Some experts essay argue that the historical record settles the matter and that the order could not have reached Burnside any earlier than. M.5 In truth, the record overwhelmingly proves that the order which prompted Burnside to advance reached him closer to. M., as he stated. Moreover, there is good reason to believe that McClellans claim of having issued an. Order might not be as far-fetched as some have argued. The historical Record, all parties agree on one point at least: At about. On the 17th, burnside received an order from McClellan to advance the ix corps to a ridge overlooking Antietam Creek and hold it there in readiness to make the assault.6 Brigadier General Jacob. Cox, in temporary command of the ix corps, attended to the disposition of the troops. Having completed these arrangements, cox joined Burnside on a knoll northeast of the bridge.7 At this point, the accounts begin to differ.
the time at which he is supposed to have received his orders from the armys commanding general, maj. McClellan, to carry the bridge, then to gain possession of the heights beyond.1 In his report dated September 30, 1862, burnside stated that he received the order to begin his attack at. M.2 McClellan, in his official report written the following August, was emphatic that he had sent the order to burnside at. M.—thereby implying that Burnside should have received it much earlier.3 That critical two-hour time span has been hotly debated ever since. Some historians maintain that by claiming an order was issued at. M., McClellan had hoped to add to the five hours it supposedly had taken Burnside to launch his offensive.4 (After finally taking the bridge at about. M., the ix corps came to an abrupt halt on the opposite side of the creek and did not begin its attack on the heights beyond until. The five hours in question are those spanning the period. The theory is that, in doing so, mcClellan was attempting to transfer the blame for the failure to defeat the rebel army that day onto burnsides shoulders.
Sites that embody battle-changing moments during that bloody fight dot the summary battlefield near Sharpsburg,.: The cornfield, dunker Church, Bloody lane. None, however, has sparked a more enduring controversy than what we, today, know as Burnside Bridge. Spanning Antietam Creek on the southern portion of the battlefield, the 12-foot-wide by 125-foot-long granite and limestone structure was known at the time as either the rohrbach or Lower Bridge. It was here that 400 georgians held the Union ix corps at bay for several critical hours—hours that quite possibly altered the outcome of the battle. Having crossed the bridge the ix corps, after yet another lengthy delay, finally seemed ready to turn the Army of Northern Virginias right flank. . This effort to get behind lees army and cut off the latters line of retreat — a potential death blow — was, however, blunted by the opportune arrival of Maj. Hills division from Harpers Ferry. Major General Ambrose.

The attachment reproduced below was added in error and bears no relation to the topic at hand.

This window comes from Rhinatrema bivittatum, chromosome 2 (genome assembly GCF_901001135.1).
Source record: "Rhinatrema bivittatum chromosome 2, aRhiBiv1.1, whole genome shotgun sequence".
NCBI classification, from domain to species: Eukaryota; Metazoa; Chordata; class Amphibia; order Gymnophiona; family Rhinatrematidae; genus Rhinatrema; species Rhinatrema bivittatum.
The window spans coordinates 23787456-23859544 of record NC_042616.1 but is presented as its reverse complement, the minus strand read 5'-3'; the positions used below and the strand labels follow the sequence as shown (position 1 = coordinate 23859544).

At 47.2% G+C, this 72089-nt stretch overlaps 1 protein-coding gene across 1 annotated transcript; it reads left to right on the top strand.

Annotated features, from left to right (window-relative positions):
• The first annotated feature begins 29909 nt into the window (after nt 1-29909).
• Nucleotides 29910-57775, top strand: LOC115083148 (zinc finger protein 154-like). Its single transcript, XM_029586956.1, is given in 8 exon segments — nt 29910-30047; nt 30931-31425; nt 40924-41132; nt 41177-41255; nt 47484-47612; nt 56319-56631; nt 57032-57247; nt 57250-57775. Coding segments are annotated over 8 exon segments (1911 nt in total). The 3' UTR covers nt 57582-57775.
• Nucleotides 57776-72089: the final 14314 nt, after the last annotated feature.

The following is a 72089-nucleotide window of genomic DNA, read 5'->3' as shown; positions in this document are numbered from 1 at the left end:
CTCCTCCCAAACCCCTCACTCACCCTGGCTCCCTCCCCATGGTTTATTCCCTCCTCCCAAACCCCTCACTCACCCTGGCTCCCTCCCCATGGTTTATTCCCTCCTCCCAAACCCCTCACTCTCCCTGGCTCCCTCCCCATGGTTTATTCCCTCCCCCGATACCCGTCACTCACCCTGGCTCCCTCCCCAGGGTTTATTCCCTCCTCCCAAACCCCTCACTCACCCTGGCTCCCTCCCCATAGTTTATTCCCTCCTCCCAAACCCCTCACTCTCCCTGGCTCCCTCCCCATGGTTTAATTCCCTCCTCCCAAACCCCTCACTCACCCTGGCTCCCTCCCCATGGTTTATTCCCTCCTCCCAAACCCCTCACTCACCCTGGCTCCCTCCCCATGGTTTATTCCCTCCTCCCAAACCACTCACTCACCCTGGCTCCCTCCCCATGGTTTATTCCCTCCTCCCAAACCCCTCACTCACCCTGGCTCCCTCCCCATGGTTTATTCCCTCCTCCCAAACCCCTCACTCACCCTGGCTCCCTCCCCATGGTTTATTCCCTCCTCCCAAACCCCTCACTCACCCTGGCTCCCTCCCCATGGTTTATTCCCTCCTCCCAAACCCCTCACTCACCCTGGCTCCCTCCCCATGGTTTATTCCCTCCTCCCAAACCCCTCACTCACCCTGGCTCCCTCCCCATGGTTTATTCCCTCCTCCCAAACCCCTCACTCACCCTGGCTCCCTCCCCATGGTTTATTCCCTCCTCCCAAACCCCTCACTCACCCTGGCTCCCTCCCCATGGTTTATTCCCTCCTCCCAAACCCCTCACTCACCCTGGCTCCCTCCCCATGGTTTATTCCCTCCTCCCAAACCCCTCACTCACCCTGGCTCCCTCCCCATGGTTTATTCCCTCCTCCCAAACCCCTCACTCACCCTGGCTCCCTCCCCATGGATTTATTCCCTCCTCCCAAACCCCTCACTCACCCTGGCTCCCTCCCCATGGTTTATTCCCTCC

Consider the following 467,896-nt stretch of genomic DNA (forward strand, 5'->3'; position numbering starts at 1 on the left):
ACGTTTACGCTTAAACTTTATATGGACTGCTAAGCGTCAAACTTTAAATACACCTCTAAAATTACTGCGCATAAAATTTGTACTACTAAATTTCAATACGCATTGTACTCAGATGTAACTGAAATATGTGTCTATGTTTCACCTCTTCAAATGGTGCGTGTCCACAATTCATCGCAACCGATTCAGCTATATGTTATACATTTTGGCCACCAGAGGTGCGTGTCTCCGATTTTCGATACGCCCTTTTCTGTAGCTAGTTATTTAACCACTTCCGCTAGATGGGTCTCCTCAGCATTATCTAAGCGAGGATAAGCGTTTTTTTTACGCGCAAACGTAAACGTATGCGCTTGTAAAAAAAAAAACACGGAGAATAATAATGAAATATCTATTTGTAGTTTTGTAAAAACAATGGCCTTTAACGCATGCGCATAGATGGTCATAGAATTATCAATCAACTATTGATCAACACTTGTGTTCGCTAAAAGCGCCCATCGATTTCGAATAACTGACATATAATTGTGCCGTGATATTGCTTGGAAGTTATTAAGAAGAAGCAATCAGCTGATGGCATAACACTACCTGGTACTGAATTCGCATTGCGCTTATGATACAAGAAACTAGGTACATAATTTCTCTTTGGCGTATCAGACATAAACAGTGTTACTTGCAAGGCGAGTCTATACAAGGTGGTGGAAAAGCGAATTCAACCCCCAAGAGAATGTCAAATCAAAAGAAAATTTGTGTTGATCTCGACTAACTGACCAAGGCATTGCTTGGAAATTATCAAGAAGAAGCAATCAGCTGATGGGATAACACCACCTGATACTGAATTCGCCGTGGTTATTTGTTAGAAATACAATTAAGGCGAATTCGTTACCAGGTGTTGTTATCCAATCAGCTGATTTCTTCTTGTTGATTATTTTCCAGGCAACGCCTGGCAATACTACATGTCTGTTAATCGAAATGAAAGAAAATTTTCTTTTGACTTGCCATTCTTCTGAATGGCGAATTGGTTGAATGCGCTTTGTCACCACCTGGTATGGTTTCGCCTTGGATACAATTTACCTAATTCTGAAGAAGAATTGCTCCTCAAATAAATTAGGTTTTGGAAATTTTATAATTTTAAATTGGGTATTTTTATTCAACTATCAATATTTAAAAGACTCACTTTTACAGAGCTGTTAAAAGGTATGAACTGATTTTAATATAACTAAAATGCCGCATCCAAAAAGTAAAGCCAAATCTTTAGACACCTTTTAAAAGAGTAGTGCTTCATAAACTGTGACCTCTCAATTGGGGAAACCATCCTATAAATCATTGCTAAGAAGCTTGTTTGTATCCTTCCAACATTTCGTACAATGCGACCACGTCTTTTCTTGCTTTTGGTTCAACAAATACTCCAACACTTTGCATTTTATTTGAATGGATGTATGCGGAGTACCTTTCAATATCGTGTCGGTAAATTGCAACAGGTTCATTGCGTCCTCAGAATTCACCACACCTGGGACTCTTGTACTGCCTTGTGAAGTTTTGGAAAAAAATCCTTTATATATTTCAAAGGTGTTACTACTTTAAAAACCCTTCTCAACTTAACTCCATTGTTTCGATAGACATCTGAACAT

Past, papers, of Home papacambridge
Type or paste a, dOI name into the text box. Your browser will take you to a web page (URL) associated with that doi name. Send questions or comments. Further documentation is available here. By moe daoust, this article by moe daoust originally appeared. Civil War Times, september 2007. When shrouded in a fog of contemporary sentiment, partisanship and the passage of time, history does not always reveal itself so easily. Out of this haze, historical myths can emerge, often leading to controversy about precisely what happened, why it happened, and what the impact would have been had it happened differently. The battle of Antietam, fought on September 17, 1862 and considered by some historians as the most important conflict of the civil War, is a prime example of this phenomenon.presentation